Ali, thank you so much for sharing your story with us. It is comforting to know there are parents like you and Chris out there. Phyllis, your story reminded me that children will grow up and find something they're successful at no matter the struggles in school.

  21. marisa says…
    02/08/2011

    I used to dread the report cards too. I know he will not be up to grade standards in some subjects and I'm okay with that. I used to not be :) You should have seen me in the IEP's. We do modified state testing as well. I actually look forward to the communication log from the para daily. It always has a little note like yours did about raising a hand or playing with someone.

    He is 10 and it will always be hard but we focus on life skills more than academics right now. He is a whiz at reading, not comprehension, simple math, not when it changes. His memory is awesome. Plus he is into guitar right now, Van Halen mainly! So we thought why not expand on his intense interests and get him lessons! He really wants to rock like Eddie!

    I'm glad to read about other parents who struggle with the report time too. We don't know a lot of parents yet that have kids on the spectrum.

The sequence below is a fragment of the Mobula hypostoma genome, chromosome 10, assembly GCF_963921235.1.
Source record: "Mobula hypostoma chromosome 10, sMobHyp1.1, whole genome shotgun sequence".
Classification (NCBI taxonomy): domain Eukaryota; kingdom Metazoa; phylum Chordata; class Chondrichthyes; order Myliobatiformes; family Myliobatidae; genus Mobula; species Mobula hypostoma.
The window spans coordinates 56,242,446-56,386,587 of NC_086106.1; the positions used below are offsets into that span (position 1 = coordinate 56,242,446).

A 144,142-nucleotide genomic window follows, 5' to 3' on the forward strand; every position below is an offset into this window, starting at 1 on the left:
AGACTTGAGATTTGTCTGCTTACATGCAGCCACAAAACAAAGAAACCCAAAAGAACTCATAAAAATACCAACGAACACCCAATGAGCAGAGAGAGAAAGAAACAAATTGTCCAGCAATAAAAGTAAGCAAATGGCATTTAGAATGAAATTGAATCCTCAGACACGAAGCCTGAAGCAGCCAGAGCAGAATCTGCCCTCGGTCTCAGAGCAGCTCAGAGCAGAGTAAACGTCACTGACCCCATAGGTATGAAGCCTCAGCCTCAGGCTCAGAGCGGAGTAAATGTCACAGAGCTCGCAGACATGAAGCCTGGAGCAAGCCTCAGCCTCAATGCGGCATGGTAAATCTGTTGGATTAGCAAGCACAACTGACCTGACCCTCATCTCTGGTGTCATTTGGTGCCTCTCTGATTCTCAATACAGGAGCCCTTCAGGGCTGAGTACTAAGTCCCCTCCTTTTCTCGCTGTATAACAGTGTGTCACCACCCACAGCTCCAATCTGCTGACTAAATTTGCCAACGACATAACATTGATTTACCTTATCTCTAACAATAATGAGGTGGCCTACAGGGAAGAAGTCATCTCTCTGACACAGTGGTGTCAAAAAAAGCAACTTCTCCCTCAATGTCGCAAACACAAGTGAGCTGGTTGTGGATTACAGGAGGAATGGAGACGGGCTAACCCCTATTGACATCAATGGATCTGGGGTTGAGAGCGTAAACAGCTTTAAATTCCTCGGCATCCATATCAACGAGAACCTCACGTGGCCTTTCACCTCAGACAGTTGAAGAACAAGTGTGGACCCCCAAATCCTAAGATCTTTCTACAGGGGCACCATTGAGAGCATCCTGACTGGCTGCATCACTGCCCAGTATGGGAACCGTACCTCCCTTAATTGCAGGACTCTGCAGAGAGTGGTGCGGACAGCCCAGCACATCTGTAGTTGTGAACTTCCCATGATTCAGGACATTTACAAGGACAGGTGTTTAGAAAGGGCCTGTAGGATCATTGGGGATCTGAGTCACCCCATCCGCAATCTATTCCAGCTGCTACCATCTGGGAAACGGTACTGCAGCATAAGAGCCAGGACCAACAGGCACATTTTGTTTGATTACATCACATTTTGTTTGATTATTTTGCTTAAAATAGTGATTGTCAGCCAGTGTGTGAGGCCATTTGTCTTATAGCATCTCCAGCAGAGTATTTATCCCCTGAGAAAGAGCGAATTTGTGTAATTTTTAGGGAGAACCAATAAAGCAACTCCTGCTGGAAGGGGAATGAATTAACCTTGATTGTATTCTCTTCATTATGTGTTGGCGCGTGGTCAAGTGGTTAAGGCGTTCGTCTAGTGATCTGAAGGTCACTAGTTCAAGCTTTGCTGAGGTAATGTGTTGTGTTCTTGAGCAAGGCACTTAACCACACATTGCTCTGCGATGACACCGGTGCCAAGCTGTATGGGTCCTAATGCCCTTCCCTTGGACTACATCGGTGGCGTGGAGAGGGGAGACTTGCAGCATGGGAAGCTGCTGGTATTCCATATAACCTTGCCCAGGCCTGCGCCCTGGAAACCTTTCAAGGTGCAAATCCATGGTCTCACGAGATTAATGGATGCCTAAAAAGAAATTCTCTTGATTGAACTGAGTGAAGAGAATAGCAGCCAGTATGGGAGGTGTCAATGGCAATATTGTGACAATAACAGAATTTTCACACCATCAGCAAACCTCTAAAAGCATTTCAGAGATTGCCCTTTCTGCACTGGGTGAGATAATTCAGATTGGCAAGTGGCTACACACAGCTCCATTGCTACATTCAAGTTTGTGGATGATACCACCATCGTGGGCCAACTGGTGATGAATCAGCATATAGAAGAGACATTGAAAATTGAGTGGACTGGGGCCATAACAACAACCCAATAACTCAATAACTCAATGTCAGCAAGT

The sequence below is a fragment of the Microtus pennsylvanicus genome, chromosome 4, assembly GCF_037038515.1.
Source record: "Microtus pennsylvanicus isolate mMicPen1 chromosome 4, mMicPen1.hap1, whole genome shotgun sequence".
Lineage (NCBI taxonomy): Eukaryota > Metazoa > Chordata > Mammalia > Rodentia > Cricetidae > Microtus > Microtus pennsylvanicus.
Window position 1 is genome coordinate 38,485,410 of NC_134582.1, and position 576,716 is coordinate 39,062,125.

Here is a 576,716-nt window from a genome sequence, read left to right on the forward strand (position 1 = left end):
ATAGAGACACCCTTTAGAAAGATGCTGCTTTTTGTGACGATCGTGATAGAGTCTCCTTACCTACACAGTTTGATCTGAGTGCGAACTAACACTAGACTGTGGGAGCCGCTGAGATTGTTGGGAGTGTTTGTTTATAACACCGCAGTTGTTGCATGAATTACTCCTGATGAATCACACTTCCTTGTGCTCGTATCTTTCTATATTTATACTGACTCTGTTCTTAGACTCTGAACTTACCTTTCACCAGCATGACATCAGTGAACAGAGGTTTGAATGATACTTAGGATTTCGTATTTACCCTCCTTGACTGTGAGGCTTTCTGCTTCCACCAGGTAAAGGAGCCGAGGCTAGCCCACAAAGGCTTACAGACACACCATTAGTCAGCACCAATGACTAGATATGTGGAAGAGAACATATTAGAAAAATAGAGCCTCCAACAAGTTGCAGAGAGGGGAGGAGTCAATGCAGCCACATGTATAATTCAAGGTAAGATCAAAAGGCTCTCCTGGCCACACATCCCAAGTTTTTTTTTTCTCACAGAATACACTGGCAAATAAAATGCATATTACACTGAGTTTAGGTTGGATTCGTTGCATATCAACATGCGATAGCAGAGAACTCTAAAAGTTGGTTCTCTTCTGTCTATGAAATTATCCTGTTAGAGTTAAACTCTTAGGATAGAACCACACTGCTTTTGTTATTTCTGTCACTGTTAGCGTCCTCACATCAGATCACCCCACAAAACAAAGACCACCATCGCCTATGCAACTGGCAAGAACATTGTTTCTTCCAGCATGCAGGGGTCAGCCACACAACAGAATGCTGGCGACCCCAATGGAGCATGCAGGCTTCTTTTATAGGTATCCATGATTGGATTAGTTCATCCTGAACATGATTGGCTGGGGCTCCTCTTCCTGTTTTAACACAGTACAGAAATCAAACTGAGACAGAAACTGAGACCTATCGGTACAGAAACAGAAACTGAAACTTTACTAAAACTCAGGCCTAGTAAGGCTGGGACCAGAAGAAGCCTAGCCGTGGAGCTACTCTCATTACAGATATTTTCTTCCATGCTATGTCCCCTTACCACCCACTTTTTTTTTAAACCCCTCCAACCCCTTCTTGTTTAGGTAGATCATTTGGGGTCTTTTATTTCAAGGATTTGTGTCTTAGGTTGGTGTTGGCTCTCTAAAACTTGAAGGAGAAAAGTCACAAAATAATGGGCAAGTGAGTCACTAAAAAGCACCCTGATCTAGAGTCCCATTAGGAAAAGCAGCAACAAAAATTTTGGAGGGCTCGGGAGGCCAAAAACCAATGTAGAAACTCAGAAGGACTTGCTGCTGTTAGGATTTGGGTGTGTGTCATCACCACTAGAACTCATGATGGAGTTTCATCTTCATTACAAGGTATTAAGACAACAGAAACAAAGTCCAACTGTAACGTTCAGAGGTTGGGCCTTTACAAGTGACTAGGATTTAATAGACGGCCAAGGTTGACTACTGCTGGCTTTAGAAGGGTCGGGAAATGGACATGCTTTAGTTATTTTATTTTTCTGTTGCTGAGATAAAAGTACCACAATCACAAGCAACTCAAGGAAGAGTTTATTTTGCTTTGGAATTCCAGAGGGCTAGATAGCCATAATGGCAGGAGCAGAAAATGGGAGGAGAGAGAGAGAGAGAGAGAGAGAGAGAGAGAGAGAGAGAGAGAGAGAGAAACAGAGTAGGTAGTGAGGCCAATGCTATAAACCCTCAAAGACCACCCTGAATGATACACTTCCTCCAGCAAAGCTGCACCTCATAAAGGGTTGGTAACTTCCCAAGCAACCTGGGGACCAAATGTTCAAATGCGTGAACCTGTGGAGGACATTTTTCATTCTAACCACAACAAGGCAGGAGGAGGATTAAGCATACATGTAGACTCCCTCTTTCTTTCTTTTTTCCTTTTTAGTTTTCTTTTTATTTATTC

Reply 1 Reply
    1. Ali says…
      02/08/2011

      I so love that he's into Van Halen!

  22. Theresa says…
    02/08/2011

    I totally understand where you are coming from . . . My youngest son is in 1st grade and his father and I already somewhat dread report card time. It is so difficult to hear that your child is struggling in any way. My son has speech and language delays, is a struggling reader and writer, and his social skills are somewhat deficient for his age. Not technically autistic, but some similarities . . . but I agree that hearing the positive comments is SO rewarding because you KNOW the amount of blood sweat and tears that was required from everyone in order to make that positive change happen.

    Reply 0 Replies
  23. Raylene says…
    02/08/2011

    Mom sent some stuff home with me and included a couple of report cards . . . funny, I thought I was smarter back then!! Talkative. Talks too much. Hmmm . . . sounds like another story for "Yesterday & Today"

    Reply 0 Replies
  24. Jenny B says…
    02/08/2011

    Very cool, Ali! Thank you for sharing your story (and Simon's story too) so honestly, both the ups and downs. Hearing and seeing your story does my heart good as both an aunt to a very special niece who has been diagnosed with autism and as a special education teacher working with students who have diagnoses on the autism spectrum.

    Reply 0 Replies
  25. Claire says…
    02/08/2011

    Well done Simon, and well done to you and Chris as well. I think you are all amazing.

    Reply 0 Replies